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Online Reviews of The Deadliest Fever




"Trop (The Deadliest Sport, 2017, etc.) lends depth and familiarity to an ancient world and adds modern thriller sensibilities in this latest historical mystery novel, the fourth in the series... Trop's prose is strong, with clean, natural dialogue and a particular flair for the kinetic details of action scenes and the dramatics of disguise and investigation.... A historic page-turner that promises to bring fans new and old to the table."-- Kirkus Reviews





> This is the 4th book in the Miriam bat Isaac "Deadliest" series and may prove to be the most surprising. This time our story begins in the darkness of the sanctum sanctorum of the Great Jewish Synagogue in Ancient Alexandria. Someone is desperately trying to carefully untie the threading of the sacred mantle that tops the holy Torah. The purpose of this secretive activity was later thought to be an attempt to obtain the most precious jewels contained therein which purportedly came from the Temple of Solomon. However, a thorough examination of the mantle reveals that the jewels are still there and prove to be genuine. Was the would-be thief interrupted before the jewels could be taken? Why was blood and oil also discovered all over the reader's table, floor, and elsewhere in the sanctuary where the Torah was kept? What has the Artemision Treasure associated with the Temple of Artemis at Ephesus -- one of the Wonders of the Ancient World -- to do with the peculiar event that took place in Alexandria? What role does a rabid bat play in the unfolding mystery? Why does Miriam have to disguise herself and go undercover to help solve the mystery surrounding the jewels that were not taken?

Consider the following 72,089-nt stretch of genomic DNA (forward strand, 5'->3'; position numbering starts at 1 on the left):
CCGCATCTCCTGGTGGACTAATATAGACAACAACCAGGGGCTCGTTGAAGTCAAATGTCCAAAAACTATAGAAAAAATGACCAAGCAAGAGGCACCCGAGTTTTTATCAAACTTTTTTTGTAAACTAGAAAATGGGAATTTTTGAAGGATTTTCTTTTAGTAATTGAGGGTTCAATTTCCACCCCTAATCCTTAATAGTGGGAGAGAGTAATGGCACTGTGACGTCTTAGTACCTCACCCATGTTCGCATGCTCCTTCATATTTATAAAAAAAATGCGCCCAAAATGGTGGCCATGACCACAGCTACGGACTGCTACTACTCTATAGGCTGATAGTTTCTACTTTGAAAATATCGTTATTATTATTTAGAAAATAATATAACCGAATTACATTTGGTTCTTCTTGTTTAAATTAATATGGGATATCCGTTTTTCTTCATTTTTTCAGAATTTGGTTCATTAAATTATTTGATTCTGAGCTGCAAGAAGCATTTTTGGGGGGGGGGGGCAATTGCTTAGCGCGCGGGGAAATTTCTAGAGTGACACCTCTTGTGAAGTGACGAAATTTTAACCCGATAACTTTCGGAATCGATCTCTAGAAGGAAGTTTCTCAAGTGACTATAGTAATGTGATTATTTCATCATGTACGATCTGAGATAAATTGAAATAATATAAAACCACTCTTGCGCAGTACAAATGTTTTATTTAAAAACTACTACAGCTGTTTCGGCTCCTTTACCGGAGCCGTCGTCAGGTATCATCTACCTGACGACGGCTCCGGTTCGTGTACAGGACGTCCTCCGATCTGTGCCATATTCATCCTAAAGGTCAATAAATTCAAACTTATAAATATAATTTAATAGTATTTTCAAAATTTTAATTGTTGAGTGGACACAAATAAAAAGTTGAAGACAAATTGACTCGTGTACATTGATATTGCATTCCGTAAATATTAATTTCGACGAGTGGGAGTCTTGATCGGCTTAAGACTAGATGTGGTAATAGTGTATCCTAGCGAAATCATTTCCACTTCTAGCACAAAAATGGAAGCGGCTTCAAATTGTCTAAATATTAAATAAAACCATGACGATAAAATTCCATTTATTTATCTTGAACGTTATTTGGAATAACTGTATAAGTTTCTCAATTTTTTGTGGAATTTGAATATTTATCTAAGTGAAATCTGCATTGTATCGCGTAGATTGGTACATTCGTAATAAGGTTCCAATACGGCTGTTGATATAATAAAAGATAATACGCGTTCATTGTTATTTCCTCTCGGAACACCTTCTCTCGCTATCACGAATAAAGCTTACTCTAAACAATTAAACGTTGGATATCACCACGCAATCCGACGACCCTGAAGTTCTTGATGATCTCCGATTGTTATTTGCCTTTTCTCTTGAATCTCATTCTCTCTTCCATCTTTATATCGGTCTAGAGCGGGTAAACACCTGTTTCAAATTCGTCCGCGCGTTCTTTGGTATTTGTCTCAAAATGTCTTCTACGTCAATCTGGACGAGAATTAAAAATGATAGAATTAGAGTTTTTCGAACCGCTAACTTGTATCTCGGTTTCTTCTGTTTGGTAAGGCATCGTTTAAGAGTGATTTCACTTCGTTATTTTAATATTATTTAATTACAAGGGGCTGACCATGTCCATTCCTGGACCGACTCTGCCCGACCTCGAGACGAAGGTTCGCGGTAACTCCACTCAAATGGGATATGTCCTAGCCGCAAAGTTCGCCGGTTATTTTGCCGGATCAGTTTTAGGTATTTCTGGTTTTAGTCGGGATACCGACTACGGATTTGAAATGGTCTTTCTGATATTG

While there may seem to be less violence in The Deadliest Fever than its predecessors, there is plenty of menace. It also has some of the breadth of The Deadliest Hate which took us to Caesarea. More and more Miriam bat Isaac appears to have become an ancient version of amateur sleuth Angela Lansbury of Murder She Wrote fame. She is also relentless, like an ancient Vera, in her determination and pursuit of justice. Ms. Trop has created another page turner.

> The Deadliest Fever by June Trop reunites us with Miriam bat Isaac, an alchemist and amateur sleuth in Alexandria in the first century CE. This time, she becomes alarmed when the mantle of the Torah in the Great Synagogue is damaged, even though the jewels are still there. Convinced they have been stolen and replaced with fakes, Miriam takes the mantle to Judah, a renowned jeweler and the man she secretly loves, who tells her that the jewels are real. He repairs the mantle, but Miriam believes the mischief isn’t over. Someone is up to no good, and she is determined to stop them. The Deadliest Fever takes us back in time to when Alexandria was in its prime, its library and Great Synagogue pristine. With her vivid descriptions, realistic and sympathetic characters, fast-paced action, and solid plot, it will captivate you all the way through.


> A fast paced and entertaining historical mystery. I loved the historical settings and I was engripped by the plot that kept me guessing till the end. There're some historical inaccuracies but they can be noted if you know the topic. I will surely look for the other installment in this series. Recommended! Many thanks to the publisher and Netgalley for this ARC.


> June Trop loves words and with them carefully crafts descriptions that not only create vivid images of first century Alexandria but also the sound and odor of that world. The plot is clever but the words move it along. I read the first Mariam Bat Isaac mystery--I'm glad to see the tedious parallel descriptions have transformed to skilled and appropriate descriptive language. I'm looking forward to going back to read the second and third mysteries I have missed.


> The latest in the Miriam Bat Isaac series is another page turner! Chock-full of accurate historical references, Ms Trop has outdone herself with both her research and her story-telling! When is the next one coming out????




temple of artemis from book cover for TD
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